Who Is Chance the Rapper?

Coming straight out of Chatham in Chicago, Chance the Rapper tells all.

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Complex Original

Image via Complex Original

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Chicago's hip-hop scene had a banner year last year. As one of America's most segregated metropolises, the city underwent a renaissance in 2012 at basically every level. Chief Keef gained much of the initial attention, and he came from an entire scene that was flourishing, but Chicago—split by geography, race, economics, gangs and even tiered school systems—has a number of thriving hip-hop movements.

One of the most successful was that of Chance the Rapper, an especially skilled technician with a wide variety of influences, a sixth sense for melody and craft, and impeccable stage presence. He doesn't just rap; he's a songwriter, with a particularly smart, self-aware, and generally sincere approach.

His record #10Day was locally acclaimed, and deserved much of the praise it has received, but based on the songs that have leaked so far from his follow-up, Acid Rap, due out April 30, could end up being a big crossover moment. His style has matured, but he retains the hungry, excited feel that characterizes all of his best work.

But who is Chance the Rapper?

As told to David Drake (@somanyshrimp)

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Growing Up in Chicago

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Getting Into Music

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Being Influenced by Kanye West

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“I remember I used to listen to hip hop on the radio when I was in the car with my mom and stuff, but the first time I really sat down and listened to an album, and was like, “this is my shit,” was fourth or fifth grade, when College Dropout came out.

“Kanye was just the shit. I’m a part of the generation that really experienced Kanye as more of an icon and a representative of Hip Hop, [rather] than [as] a newcomer. If you’re in a different generation, I wouldn’t really expect people to understand it, but that’s who I grew up listening to. That was what rap was to me. To a lot of people, I think, Kanye came into the game and did a lot of different shit that people weren’t used to. And people couldn’t really understand it necessarily.

“I remember I was at a lunch with my grandparents and mom, it was some place in Hyde Park. We were just sitting, and I used to have this little Walkman joint, the CD player, but it doubled as radio, because I had the juice, you feel me. And I was playing WGCI, and I think the first song they played was “Through The Wire.” And they were talking about the Chicago rapper, his album was just released. And I wasn’t really keyed into the radio, but when I heard that, it was just the soul sample, it was just the way he was rapping—his mouth was wired shut, but it was audible. I could really understand what he was saying, and understood the references. I felt like he was talking to me. And it was the different production. I was a kid, so that soul sample shit was easy for me to digest than some of the popularized shit then.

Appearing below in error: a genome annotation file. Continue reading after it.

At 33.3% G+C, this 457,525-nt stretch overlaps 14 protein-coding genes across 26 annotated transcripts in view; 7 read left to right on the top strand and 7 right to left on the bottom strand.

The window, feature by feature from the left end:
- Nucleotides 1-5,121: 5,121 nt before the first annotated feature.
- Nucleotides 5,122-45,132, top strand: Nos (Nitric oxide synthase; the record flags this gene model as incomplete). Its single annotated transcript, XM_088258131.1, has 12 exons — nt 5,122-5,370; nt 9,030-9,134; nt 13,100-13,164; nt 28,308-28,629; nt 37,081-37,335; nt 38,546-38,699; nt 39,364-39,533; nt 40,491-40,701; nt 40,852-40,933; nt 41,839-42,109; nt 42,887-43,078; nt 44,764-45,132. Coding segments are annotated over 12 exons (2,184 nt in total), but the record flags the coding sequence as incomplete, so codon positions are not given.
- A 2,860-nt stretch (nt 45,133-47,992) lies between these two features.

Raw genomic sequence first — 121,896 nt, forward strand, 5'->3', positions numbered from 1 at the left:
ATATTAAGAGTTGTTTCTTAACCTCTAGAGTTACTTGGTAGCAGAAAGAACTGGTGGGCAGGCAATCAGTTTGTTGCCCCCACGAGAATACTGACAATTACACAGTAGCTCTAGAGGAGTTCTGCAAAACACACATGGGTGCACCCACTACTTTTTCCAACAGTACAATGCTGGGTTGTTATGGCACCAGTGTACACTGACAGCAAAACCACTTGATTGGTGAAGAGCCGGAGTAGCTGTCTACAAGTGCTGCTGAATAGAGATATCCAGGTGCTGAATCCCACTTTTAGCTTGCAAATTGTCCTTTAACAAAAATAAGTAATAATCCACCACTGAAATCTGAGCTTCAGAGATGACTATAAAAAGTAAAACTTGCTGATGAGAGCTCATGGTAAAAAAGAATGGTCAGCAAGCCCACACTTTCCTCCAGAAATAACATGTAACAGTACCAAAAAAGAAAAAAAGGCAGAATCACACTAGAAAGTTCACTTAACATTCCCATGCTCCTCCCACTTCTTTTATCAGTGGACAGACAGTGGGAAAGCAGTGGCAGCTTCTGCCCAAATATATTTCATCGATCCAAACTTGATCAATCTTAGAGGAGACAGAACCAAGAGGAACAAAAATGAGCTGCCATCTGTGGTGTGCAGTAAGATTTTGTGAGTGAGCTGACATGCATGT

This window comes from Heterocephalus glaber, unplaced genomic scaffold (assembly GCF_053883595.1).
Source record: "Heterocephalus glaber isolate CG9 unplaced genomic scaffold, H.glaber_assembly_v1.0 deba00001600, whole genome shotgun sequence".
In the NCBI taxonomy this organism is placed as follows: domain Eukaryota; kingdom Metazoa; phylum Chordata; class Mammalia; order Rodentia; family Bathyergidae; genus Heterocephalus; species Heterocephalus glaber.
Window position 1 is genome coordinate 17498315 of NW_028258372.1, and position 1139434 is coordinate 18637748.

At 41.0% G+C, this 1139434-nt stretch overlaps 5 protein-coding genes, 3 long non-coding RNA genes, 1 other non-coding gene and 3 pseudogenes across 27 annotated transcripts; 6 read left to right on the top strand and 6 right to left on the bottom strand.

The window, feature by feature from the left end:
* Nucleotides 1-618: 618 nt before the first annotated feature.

I was freaking out, I didn’t know what it was, but I thought that sh** was super dope. Listening to the radio all day that day trying to hear another Kanye song.


“I was freaking out, I didn’t know what it was, but I thought that shit was super dope. Listening to the radio all day that day trying to hear another Kanye song. And it was crazy. Within the same hour I want to say, they played “All Falls Down,” and they said who it was and I was instantly geeked about that shit. I remember begging my mom to get that shit. She would not get it for me, because she didn’t fuck with rap music.

“This chick I used to hold hands with in fourth grade, her mom got me College Dropout for my birthday on some “I’m not your mother but I’ll give you some shit”-type shit. But she gave me the CD, and I remember I had to hide it from my mom for a long-ass time, and eventually she made me throw it away and get the clean version. But it was some shit that I owned. Kanye is somebody, to me, that was telling me my story, about how much I hated school, and relating to me even though he was talking about a college experience when I was in fourth grade. The feeling of being rebellious and being different and the fact that it was some shit that was not allowed in my house made it sacred to me. It was my own CD so it was like I knew Kanye personally."

Other Musical Influences

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“I would say I was a big Kanye head all the way throughout grade school, but right after Kanye, I started listening to Lupe [Fiasco]. All the Fahrenheit 1/15 joints were coming out around high school. I remember Revenge of the Nerds was some big shit when I was in seventh grade. Common, just a lot of Chicago rap really. And I also liked Lil Wayne when I was a shorty. I was super into the Hot Boyz and Big Tymers and the whole New Orleans movement. I was really on that shit when I was younger, Juvenile and all that shit, but that shit kind of made its pass. Early Eminem was some really big shit when I was going into high school, and I remember that was like, this nigga is crazy, this nigga is very clever with everything that he says and very meticulous in choosing what he says, and that was my writing style at that point.”